Sistema Público de Radiodifusión del Estado Mexicano

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The Sistema Público de Radiodifusión del Estado Mexicano (SPR, English: Mexican State Public Broadcasting System), known as Organismo Promotor de Medios Audiovisuales (OPMA, English: Broadcast Media Promotion Organization) until 2014, is an independent Mexican government agency. Its mission is to support the development of public television in the country and increase its national reach; it carries this goal out through ownership of a nationwide network of transmitters and the operation of its own public television network. The agency was established by a decree published on March 31, 2010.

History[edit]

By 2010, two major public television stations existed in Mexico: the Instituto Politécnico Nacional's Canal Once, Conaculta's Canal 22. In addition, the low-powered test signal XHUNAM-TDT channel 20 and the teveunam pay TV network, owned by the largest public university in Mexico, UNAM, had been in operation since 2000 and 2005, respectively. However, not all of these stations, especially Canal 22 and teveunam, had national coverage outside of pay television services. None of them had a general national reach above 30%. Even then, major cities, including Guadalajara and Monterrey, were not in Canal Once's signal footprint.

OPMA was established with the mission of ensuring that more Mexicans could receive a wider range of public television signals. Indeed, when the first four OPMA transmitters took to the air on July 12, 2010, national coverage for Canal Once (then known as Once TV México) jumped from 28 to 42%; it is now at 66%.

The 2014 Mexican telecommunications reform transformed OPMA into SPR, effective August 13, 2014. At the same time, the system became an independent agency no longer under the auspices of the Secretariat of the Interior (SEGOB).

On August 26, 2015, the IFT awarded the SPR concessions for seven new TV stations and two radio stations.[1]

Television network[edit]

SPR's flagship television network, Una Voz con Todos (A Voice for All), abbreviated as UVTV, broadcasts documentaries and other programs. Its programming is designed to strengthen the democratic values of Mexican society.

Television transmitters[edit]

SPR's transmitter network currently covers 56% of the Mexican population. The flagship station is XHOPMA-TDT in Mexico City. Ten transmitters, denoted with asterisks, carry Canal del Congreso.[2][3]

Transmitters on the air[edit]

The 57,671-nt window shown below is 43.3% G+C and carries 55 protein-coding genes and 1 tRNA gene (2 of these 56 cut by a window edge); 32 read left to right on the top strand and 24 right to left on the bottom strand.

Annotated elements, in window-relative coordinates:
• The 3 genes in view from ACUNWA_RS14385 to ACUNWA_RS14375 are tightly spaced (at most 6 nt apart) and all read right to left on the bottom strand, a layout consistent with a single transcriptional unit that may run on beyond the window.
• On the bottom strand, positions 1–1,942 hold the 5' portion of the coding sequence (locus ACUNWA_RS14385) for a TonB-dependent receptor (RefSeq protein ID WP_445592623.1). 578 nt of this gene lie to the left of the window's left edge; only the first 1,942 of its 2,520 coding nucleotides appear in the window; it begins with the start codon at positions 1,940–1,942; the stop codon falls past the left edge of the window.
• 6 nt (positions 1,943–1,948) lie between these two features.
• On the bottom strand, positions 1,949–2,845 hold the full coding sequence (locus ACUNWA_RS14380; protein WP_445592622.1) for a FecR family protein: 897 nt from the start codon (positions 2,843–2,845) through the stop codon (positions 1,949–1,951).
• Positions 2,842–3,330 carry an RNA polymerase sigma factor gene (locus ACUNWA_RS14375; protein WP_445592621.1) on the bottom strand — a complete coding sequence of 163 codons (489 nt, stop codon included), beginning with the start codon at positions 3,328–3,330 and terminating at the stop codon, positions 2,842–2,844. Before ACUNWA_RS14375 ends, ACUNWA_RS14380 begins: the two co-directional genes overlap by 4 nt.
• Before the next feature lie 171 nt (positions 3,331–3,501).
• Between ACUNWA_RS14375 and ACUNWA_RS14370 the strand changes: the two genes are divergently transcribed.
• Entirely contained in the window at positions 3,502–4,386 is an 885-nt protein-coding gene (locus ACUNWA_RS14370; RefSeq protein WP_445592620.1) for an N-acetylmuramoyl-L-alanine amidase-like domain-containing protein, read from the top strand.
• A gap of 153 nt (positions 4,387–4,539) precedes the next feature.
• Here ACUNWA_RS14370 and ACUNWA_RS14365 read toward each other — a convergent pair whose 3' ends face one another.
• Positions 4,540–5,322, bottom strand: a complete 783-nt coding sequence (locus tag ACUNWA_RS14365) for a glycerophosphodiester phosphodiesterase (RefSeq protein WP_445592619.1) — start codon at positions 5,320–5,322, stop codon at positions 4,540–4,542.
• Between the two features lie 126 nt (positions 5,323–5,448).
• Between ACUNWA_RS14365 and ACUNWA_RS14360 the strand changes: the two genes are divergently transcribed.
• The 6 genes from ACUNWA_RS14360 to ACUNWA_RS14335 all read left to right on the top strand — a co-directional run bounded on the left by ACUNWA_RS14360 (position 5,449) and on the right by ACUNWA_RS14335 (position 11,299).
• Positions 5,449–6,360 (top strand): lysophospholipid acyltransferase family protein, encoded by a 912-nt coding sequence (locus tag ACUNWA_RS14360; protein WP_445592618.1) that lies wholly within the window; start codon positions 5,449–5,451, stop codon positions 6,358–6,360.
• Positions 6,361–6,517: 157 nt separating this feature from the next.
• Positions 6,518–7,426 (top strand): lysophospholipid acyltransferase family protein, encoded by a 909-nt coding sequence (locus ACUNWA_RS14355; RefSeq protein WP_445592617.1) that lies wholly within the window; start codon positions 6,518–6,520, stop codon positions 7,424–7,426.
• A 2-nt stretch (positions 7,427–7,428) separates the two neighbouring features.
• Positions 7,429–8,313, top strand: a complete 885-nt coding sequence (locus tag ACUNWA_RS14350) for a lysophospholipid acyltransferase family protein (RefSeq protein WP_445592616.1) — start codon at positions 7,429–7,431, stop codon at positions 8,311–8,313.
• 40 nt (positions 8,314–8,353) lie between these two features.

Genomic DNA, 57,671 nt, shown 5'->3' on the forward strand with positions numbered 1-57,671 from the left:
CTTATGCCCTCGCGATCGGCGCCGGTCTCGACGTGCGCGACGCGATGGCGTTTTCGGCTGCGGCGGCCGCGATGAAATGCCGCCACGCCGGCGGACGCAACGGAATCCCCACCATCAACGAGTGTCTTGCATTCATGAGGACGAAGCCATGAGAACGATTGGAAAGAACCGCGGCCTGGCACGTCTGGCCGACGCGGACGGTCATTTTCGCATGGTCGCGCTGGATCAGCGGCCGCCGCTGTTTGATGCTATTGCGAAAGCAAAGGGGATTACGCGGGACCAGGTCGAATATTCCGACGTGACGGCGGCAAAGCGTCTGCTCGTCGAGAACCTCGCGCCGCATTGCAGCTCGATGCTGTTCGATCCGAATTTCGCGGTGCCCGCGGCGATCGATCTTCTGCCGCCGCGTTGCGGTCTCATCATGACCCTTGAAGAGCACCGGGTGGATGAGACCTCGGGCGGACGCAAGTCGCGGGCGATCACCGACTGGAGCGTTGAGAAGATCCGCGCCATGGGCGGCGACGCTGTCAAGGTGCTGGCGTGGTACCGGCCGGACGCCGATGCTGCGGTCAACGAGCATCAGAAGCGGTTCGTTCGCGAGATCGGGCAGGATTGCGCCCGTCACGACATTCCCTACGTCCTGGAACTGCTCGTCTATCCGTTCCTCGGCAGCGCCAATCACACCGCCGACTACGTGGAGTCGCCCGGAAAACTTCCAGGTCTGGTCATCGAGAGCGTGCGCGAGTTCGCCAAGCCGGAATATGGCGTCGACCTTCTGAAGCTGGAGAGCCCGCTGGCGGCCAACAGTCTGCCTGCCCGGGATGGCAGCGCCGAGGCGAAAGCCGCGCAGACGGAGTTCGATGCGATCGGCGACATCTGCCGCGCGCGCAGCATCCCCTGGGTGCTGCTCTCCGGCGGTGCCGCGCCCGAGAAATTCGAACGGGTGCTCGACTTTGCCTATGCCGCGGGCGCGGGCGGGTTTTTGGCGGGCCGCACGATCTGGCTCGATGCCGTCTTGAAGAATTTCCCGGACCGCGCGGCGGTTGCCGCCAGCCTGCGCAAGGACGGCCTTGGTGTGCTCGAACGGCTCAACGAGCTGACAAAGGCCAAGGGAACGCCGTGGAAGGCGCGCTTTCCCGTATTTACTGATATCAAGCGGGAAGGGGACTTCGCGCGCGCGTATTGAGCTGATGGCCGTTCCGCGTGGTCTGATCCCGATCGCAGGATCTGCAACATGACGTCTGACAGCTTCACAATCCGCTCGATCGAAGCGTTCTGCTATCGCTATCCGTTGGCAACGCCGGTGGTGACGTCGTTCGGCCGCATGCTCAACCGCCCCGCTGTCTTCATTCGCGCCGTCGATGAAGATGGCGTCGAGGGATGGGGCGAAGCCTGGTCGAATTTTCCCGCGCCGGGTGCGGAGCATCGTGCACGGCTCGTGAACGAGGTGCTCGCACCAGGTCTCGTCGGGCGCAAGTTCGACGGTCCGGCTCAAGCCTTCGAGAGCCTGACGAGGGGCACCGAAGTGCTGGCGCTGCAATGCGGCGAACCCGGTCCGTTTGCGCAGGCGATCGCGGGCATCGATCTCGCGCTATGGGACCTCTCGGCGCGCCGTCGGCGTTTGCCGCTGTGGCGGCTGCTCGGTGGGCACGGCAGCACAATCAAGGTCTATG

Physical channel Callsign City
43 XHOPGA Guadalajara, Jalisco
35 XHOPXA Xalapa/Las Lajas, Veracruz
44 XHOPMO Morelia, Michoacán
46 XHOPCA Coatzacoalcos, Veracruz
51 XHOPMT Monterrey, Nuevo León
23 XHOPME Mérida, Yucatán
35 XHOPOA Oaxaca, Oaxaca
34 XHOPLA León, Guanajuato
20 XHOPCE Celaya, Guanajuato
27 XHOPHA Hermosillo, Sonora
31 XHOPOS* Ciudad Obregón, Sonora
35 XHOPTA Tampico, Tamaulipas
47 XHOPAG* Aguascalientes, Aguascalientes
30 XHOPMA Mexico City
30 XHOPEM Toluca, México
30 XHOPMQ Querétaro, Querétaro
42 XHOPTP Tapachula, Chiapas
30 XHOPPA Puebla, Puebla
38 XHOPVT* Villahermosa, Tabasco
32 XHOPCC* Campeche, Campeche
51 XHOPSC* San Cristobal de las Casas, Chiapas
31 XHOPTC* Tuxtla Gutiérrez, Chiapas
41 XHOPCO* Colima, Colima
44 XHOPUM* Uruapan, Michoacán
41 XHOPMS* Mazatlán, Sinaloa
47 XHOPZC* Zacatecas, Zacatecas

Transmitters under construction[edit]

These transmitters were part of the 2015 concession package:

Physical channel Callsign City
34 XHSPY-TDT Tepic, Nayarit
31 XHSPB-TDT La Paz, Baja California Sur
30 XHSPG-TDT Acapulco, Guerrero
25 XHSPJ-TDT Chetumal, Quintana Roo
29 XHSPQ-TDT Cancún, Quintana Roo
22 XHSPO-TDT Torreón, Coahuila
23 XHSPS-TDT San Luis Potosí, San Luis Potosí

A further seven were awarded in 2016, all on VHF:

Physical channel Callsign City
13 XHPBDR-TDT Durango, Durango
13 XHPBPA-TDT Pachuca, Hidalgo
13 XHPBPV-TDT Puerto Vallarta, Jalisco
13 XHPBMR-TDT Matías Romero, Oaxaca
13 XHPBTH-TDT Tehuacán, Puebla
13 XHPBCL-TDT Culiacán, Sinaloa
13 XHPBGY-TDT Guaymas, Sonora

Other SPR relay transmitters[edit]

In October 2015, SPR signed a contract with Grupo Intermedia, owner of XHILA-TDT and XHIJ-TDT, in order to expand the coverage of Una Voz con Todos into Mexicali and Ciudad Juárez, neither of which had ever had national public television service.[4] While the SPR prefers to build its own transmitters, the length of time needed to obtain a concession, as well as spectrum availability in the border markets, makes a subchannel plan more effective.

Subchannel City
XHILA-TDT 66.2 Mexicali, Baja California
XHIJ-TDT 44.3 Ciudad Juárez, Chihuahua

Radio stations[edit]

The SPR received its first radio concessions in 2015 and added three transmitters in 2016.

Callsign Frequency City
XHSPRT-FM 101.1 MHz Tapachula, Chiapas
XHSPRM-FM 103.5 MHz Mazatlán, Sinaloa
XHTHP-FM 88.7 MHz Tehuacán, Puebla
XHMRO-FM 104.7 MHz Matías Romero, Oaxaca
XHTZA-FM 104.3 MHz Coatzacoalcos, Veracruz

Digital multiplex[edit]

SPR stations carry a multiplex of five or six channels. The established Canal Once, Once Niños, Canal 22 and tv•unam are joined by Una Voz con Todos and also by Ingenio Tv, an educational service of the Secretariat of Public Education. Third-wave SPR transmitters also have Canal del Congreso:

Subchannel Programming
11.1 Canal Once
14.1 Una Voz Con Todos
14.2 Ingenio Tv
20.1 tv•unam
22.1 Canal 22
45.1 Canal del Congreso (MPEG-4, some stations only)

SPR stations use the channel numbers of the networks they carry; thus, they map to virtual channels 11 (Canal Once), 14 (Una Voz con Todos), 20 (tv•unam), 22 (Canal 22) and 45 (Canal del Congreso, where available).[3]

As XEIPN and XEIMT have their own digital channels, XHOPMA only carries Una Voz con Todos, Ingenio Tv and tv•unam, using the same virtual channels.

References[edit]

External links[edit]